Retired Air Force pilot Gail S. Halvorsen never thought anyone would know about his dropping candy to children during the Berlin airlift.

He tried to keep it a secret, mostly because it violated military rules. But word of the "Candy Bomber" spread, and the Provo resident remains renowned a half century later."To say that I'm surprised is the understatement of the century," he said. "I thought it would go away then."

Halvorsen will have a significant role at events in Europe in May and June commemorating the 50th anniversary of the airlift. He organized air drops of 23 tons of candy - via tiny parachutes made from handkerchiefs - during the operation that supplied food to 2 million Berliners from June 1948 to September 1949.

Halvorsen, 77, and two other pilots are flying to Germany Sunday from New York in a C-54 cargo plane, the same type of aircraft used in the airlift. The plane, named "Spirit of Freedom" and owned by the Berlin Airlift Historical Foundation, has been converted into a flying museum.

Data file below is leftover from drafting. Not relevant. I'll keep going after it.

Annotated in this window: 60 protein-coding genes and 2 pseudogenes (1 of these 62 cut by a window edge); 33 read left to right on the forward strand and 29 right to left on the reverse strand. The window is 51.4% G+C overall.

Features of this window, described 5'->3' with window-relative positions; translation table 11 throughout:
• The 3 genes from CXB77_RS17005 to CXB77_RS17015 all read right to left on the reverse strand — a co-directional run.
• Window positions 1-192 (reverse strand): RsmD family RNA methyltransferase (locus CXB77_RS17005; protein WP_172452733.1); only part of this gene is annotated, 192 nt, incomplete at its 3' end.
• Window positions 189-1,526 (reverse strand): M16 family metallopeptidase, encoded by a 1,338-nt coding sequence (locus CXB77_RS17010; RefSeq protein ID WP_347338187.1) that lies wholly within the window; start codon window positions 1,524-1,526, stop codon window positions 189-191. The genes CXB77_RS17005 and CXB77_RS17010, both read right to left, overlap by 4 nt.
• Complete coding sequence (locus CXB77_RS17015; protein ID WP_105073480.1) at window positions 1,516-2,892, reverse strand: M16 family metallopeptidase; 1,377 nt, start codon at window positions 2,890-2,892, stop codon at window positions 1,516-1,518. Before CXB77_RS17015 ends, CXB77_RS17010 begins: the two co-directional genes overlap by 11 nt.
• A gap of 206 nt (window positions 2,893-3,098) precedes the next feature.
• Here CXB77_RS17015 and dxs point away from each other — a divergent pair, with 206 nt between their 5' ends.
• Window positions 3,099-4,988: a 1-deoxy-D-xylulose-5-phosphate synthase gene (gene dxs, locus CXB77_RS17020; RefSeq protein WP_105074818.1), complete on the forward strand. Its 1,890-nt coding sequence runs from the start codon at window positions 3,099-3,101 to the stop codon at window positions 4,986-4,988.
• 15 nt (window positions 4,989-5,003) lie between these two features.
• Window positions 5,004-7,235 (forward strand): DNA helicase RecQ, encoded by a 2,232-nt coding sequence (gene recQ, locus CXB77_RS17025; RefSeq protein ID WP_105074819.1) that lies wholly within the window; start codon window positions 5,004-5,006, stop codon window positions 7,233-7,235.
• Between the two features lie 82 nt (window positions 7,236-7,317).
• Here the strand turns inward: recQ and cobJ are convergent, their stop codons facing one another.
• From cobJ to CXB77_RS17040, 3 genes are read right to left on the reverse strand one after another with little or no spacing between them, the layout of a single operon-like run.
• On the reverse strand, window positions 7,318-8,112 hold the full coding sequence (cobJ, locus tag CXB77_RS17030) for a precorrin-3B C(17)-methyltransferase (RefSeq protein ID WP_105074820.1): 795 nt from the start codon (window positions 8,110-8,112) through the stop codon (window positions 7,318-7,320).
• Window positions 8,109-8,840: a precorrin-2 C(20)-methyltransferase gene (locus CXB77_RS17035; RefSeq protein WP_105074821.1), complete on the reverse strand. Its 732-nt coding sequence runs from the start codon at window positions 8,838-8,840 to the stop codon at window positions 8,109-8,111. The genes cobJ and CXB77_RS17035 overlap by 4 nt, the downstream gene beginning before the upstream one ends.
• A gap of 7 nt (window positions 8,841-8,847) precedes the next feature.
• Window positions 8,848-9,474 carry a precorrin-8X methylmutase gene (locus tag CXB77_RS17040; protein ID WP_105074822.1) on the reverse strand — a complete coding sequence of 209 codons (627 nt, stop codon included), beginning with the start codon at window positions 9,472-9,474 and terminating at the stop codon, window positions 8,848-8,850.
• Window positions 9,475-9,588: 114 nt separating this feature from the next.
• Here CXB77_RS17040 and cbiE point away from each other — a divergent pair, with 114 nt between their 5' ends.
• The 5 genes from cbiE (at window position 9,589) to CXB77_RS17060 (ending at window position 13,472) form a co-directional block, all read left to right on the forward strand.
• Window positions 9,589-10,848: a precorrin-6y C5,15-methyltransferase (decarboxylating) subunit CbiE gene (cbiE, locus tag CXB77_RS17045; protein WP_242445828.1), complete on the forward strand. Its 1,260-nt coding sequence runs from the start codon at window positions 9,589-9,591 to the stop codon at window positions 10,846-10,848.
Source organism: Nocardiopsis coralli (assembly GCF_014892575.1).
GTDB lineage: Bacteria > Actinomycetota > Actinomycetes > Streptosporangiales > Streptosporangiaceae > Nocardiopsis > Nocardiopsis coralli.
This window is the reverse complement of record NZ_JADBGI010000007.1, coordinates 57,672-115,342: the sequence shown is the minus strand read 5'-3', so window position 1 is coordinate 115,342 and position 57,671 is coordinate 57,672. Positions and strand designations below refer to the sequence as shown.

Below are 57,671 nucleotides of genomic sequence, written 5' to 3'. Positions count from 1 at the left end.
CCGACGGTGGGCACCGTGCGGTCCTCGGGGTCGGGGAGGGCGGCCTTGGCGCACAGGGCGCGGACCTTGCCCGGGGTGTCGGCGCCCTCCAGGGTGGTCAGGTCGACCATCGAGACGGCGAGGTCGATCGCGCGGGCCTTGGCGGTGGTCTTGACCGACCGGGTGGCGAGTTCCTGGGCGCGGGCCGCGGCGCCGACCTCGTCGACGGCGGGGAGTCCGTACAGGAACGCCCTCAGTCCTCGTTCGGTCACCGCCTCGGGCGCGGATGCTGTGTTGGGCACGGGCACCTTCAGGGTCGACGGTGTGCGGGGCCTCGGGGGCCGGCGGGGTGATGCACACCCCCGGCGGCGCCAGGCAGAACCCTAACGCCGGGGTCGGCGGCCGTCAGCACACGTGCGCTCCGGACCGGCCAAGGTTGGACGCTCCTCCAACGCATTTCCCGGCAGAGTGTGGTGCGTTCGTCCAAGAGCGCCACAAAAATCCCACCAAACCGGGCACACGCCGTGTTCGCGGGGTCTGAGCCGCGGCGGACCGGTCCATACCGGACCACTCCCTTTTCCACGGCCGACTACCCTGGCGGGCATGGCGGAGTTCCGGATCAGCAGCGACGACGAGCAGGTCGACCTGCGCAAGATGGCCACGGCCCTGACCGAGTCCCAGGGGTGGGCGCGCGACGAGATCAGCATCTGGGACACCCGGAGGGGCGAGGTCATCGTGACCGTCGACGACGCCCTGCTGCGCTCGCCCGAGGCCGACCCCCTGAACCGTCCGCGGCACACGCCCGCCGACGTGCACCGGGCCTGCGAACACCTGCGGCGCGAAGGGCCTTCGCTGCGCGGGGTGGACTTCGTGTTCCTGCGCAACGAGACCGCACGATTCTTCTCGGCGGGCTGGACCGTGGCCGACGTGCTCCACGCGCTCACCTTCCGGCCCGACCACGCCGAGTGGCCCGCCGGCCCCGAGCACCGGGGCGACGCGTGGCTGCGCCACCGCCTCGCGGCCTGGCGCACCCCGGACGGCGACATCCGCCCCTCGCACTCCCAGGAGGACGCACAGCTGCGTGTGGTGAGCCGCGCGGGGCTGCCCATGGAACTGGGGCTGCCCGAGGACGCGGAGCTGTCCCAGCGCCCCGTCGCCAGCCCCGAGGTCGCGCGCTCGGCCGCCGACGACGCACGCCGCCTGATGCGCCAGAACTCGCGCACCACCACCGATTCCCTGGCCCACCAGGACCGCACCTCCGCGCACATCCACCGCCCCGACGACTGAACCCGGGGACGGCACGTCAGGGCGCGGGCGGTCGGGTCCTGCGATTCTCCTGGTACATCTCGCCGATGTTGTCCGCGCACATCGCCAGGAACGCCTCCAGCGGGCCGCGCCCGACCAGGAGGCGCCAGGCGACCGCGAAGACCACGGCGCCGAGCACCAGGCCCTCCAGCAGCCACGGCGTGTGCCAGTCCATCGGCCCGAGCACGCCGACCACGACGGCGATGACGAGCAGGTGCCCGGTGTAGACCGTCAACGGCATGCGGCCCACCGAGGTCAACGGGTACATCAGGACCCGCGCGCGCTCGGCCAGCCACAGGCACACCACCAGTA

They'll make a stop near Chicopee, Mass., where 22 schools bought candy, attached handkerchiefs and shipped it to Halvorsen during the airlift. Some of those students were located, and one will give Halvorsen a plaque she received 50 years later for her efforts. The memorabilia will be put on display in a new museum, he said.

Ceremonies in mid-May will celebrate the 49th anniversary of the end of the Soviet blockade.

President Clinton is scheduled to christen a C-17 cargo plane the "City of Berlin." The new aircraft will be nose to nose with a C-54 for the event, Halvorsen said.

Halvorsen will participate in an international air show in late May that will include a re-enactment of his "Operation Little Vittles" set to music. Air shows also are planned in England, Luxembourg and France.

On June 26th, Halvorsen will be in Berlin for the 50th anniversary of the start of the airlift. The C-54 will drop 5,000 Hershey bars and 7,500 pack of Wrigley's Doublemint gum, Halvorsen said.

It was two sticks of Doublemint that Halvorsen gave to some hungry children one July day in 1948 outside Rhein-Main Air Force Base that started the "candy bombings." Halvorsen told the children he'd wiggle his wings and drop treats on his return flights, which "Uncle Wiggly Wings" did until the airlift ended in Sept. 30, 1949.

"It's got to be a pretty big thing," he said. "It's fun."

Halvorsen will return home in mid-July.